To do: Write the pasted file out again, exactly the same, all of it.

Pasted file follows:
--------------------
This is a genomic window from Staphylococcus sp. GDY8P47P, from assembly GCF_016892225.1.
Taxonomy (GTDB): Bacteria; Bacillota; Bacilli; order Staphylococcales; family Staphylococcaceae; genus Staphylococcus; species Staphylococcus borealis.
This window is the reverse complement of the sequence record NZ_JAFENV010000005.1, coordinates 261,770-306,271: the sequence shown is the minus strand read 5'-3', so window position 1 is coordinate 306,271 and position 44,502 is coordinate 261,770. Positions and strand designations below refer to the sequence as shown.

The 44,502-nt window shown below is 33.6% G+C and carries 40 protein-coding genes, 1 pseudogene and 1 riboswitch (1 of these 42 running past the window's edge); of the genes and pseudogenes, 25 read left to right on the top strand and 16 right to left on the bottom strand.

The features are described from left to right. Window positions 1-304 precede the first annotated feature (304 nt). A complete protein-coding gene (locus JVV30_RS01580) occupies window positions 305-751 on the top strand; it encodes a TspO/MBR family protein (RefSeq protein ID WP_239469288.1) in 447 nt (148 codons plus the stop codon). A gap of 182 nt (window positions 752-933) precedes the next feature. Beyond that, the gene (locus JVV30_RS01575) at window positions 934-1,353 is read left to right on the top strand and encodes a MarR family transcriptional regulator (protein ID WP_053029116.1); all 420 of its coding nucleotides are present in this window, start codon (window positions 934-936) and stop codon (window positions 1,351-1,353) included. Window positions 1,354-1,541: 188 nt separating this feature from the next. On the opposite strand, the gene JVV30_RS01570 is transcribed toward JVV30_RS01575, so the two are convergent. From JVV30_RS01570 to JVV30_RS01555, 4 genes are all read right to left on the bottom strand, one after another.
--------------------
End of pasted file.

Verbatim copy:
This is a genomic window from Staphylococcus sp. GDY8P47P, from assembly GCF_016892225.1.
Taxonomy (GTDB): Bacteria; Bacillota; Bacilli; order Staphylococcales; family Staphylococcaceae; genus Staphylococcus; species Staphylococcus borealis.
This window is the reverse complement of the sequence record NZ_JAFENV010000005.1, coordinates 261,770-306,271: the sequence shown is the minus strand read 5'-3', so window position 1 is coordinate 306,271 and position 44,502 is coordinate 261,770. Positions and strand designations below refer to the sequence as shown.

The 44,502-nt window shown below is 33.6% G+C and carries 40 protein-coding genes, 1 pseudogene and 1 riboswitch (1 of these 42 running past the window's edge); of the genes and pseudogenes, 25 read left to right on the top strand and 16 right to left on the bottom strand.

The features are described from left to right. Window positions 1-304 precede the first annotated feature (304 nt). A complete protein-coding gene (locus JVV30_RS01580) occupies window positions 305-751 on the top strand; it encodes a TspO/MBR family protein (RefSeq protein ID WP_239469288.1) in 447 nt (148 codons plus the stop codon). A gap of 182 nt (window positions 752-933) precedes the next feature. Beyond that, the gene (locus JVV30_RS01575) at window positions 934-1,353 is read left to right on the top strand and encodes a MarR family transcriptional regulator (protein ID WP_053029116.1); all 420 of its coding nucleotides are present in this window, start codon (window positions 934-936) and stop codon (window positions 1,351-1,353) included. Window positions 1,354-1,541: 188 nt separating this feature from the next. On the opposite strand, the gene JVV30_RS01570 is transcribed toward JVV30_RS01575, so the two are convergent. From JVV30_RS01570 to JVV30_RS01555, 4 genes are all read right to left on the bottom strand, one after another.